The ICC tower relies on a reinforced-concrete central core and an eight-mega-column structure for its square-donut plan, proposed by the structural engineer for the conceptual design, Leslie E. Robertson. Outrigger trusses couple the central core to the mega-columns on four different floors in the tower, with the lowest one made of prestressed concrete and the others constructed of structural steel. To deal with the soil and, below that, a clifflike bedrock, structural engineers for the execution of ICC, ARUP, turned to shaft-grouted friction barrettes for the foundation. As ARUP director Philip Lai explains, the barrettes—rectangular concrete piles, with an average depth of 230 feet—transfer loads on four sides to adjacent soil for stability (for more details see architecturalrecord.com).
Since the major problem confronting supertall towers is wind loads, Pedersen designed a reentrant (notched) corner to mitigate vortex shedding. Overlapping glass panels, each one-story high, spill down the facade, articulating the skin and creating canopies for the offices and hotel entrances. The flat, shingled panels lift up horizontally 5 degrees from the sloping wall; at the base, where the tower meets the atrium, the panels seem to slide into a catenary curve formed by three tangential arc segments.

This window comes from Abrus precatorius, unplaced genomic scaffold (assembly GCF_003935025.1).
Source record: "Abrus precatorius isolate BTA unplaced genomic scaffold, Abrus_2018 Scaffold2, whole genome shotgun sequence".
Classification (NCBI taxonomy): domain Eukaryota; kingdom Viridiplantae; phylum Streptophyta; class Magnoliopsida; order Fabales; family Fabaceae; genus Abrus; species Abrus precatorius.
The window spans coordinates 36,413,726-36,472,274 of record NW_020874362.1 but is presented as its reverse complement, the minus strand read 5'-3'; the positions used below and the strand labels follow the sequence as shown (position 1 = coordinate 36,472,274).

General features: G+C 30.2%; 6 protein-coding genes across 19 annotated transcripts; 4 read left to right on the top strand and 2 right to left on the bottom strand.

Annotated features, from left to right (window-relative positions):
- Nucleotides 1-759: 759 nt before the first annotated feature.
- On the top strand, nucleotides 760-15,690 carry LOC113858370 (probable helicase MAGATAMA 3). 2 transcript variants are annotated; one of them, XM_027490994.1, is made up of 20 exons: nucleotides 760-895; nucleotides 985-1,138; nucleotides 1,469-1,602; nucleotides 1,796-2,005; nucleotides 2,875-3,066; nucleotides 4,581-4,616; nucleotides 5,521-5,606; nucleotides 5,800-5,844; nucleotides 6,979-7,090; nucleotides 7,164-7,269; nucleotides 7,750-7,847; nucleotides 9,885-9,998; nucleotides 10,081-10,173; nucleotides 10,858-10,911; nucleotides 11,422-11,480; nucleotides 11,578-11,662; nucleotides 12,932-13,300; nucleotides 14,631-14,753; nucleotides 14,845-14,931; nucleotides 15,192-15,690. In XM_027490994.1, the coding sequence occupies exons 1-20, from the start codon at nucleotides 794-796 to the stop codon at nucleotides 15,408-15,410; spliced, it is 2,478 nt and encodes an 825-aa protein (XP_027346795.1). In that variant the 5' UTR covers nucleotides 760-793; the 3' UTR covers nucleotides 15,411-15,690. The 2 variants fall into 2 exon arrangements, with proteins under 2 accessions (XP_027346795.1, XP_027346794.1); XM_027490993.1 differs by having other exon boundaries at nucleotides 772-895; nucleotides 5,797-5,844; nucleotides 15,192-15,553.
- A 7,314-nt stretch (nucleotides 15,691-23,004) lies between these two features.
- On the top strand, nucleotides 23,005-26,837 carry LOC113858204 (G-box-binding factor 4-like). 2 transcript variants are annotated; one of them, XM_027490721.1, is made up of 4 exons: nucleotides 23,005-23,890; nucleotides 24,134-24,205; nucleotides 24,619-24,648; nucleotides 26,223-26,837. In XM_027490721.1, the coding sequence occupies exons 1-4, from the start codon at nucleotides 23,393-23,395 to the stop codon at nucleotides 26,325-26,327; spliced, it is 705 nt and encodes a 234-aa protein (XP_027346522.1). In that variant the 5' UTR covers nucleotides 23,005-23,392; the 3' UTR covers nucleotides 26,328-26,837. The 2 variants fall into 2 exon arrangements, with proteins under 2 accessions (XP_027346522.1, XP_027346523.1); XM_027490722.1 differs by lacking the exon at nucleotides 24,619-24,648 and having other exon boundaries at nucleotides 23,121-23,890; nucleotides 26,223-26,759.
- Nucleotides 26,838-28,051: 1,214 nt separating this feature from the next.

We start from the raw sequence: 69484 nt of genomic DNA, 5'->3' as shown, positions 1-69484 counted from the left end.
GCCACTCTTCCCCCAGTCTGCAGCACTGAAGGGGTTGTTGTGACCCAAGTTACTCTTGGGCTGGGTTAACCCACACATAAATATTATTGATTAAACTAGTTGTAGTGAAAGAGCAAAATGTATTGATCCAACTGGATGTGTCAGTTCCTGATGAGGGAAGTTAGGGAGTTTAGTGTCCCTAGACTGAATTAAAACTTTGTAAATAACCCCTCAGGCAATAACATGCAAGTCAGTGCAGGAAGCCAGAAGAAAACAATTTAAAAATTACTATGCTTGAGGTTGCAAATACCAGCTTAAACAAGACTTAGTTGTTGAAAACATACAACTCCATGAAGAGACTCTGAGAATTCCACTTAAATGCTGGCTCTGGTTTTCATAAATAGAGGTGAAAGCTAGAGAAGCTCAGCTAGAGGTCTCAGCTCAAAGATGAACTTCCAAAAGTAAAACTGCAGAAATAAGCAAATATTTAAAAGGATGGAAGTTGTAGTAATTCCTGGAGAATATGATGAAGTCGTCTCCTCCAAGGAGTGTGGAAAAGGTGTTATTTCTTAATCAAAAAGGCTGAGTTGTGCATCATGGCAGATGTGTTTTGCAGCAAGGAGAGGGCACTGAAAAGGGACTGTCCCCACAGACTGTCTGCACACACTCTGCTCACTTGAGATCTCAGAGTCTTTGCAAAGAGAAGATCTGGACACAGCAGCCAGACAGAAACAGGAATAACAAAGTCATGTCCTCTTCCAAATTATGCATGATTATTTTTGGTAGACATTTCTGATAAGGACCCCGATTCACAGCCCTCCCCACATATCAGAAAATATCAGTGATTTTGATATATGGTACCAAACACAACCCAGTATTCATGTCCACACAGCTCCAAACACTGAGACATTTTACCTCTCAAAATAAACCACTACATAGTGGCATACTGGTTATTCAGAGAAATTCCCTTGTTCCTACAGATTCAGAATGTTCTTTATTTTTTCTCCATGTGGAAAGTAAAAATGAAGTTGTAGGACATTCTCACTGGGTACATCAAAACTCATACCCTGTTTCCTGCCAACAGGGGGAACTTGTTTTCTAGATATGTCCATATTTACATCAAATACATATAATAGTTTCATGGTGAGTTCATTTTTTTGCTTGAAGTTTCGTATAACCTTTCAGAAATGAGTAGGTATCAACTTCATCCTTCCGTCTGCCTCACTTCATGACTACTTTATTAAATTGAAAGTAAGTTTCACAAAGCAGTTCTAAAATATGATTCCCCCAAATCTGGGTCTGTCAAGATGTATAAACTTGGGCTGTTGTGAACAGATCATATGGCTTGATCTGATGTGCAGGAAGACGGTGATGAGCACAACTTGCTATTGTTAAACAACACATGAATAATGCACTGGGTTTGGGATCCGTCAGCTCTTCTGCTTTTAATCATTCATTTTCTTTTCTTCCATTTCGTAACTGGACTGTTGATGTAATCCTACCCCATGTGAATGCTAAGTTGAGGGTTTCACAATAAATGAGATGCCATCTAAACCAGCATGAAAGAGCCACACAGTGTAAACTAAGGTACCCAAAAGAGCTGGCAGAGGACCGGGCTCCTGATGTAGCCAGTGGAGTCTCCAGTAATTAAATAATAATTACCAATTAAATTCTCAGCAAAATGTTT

The silver-coated, low-E glass shingles come in two types— one, a 10-foot-wide-by-5-foot-high glass-spandrel panel covering the slab edge and perimeter beam; the other, a 5-foot-wide and 10-foot-high vision panel. (At the reentrant corners, a striped, ceramic-frit spandrel panel helps cut glare.) The high-performance glass—and a system of sensors and monitors for HVAC use, which was developed with Hong Kong Polytechnic University—should reduce energy consumption by 15 percent, compared with an average office building.
Clearly, the cost of the supertall is not cheap. According to the architects, ICC's total budget was not made known even to the team. Katz maintains that the developers supervised costs and construction time quite closely on a need-to-know basis as the different parts of the building went out to bid.
Now, a year after this vast, vertical city opened, it is possible to stay in the Ritz-Carlton, do business with financial firms, such as Credit Suisse, Morgan Stanley, and Deutsche Bank ensconced below, shop in the mall, and take the metro to 2 IFC, where you can repeat this experience—without going outside. Soon you will be able to go directly from the ICC to Shenzhen or Guanzhou. Most of the time you'll occupy American export architecture, a fitting ambience for a monocultural luxury retail environment dominated by Armani, Chanel, and the like. It's almost like being in New York, but unlike Manhattan, it's a lot taller, denser, and harder to go outside and just take a walk around the block.
Owner: Sun Hung Kai Properties
William Pedersen FAIA FAAR, Design Principal
Associate architect: Wong & Ouyang
Interior designer(s): KPF (Office Public Areas), LTW Design Works (Hotel)
General contractor: Sanfield
Renderer(s): AMD, Superview (3)
CAD system, project management, or other software used: Autocad, Rhino3D
Gross square footage:
Special interior finishes unique to this project: Specialty stone interior supply and fabrication: Mariotti Carlo & Figli, contact Primo Mariotti at email@example.com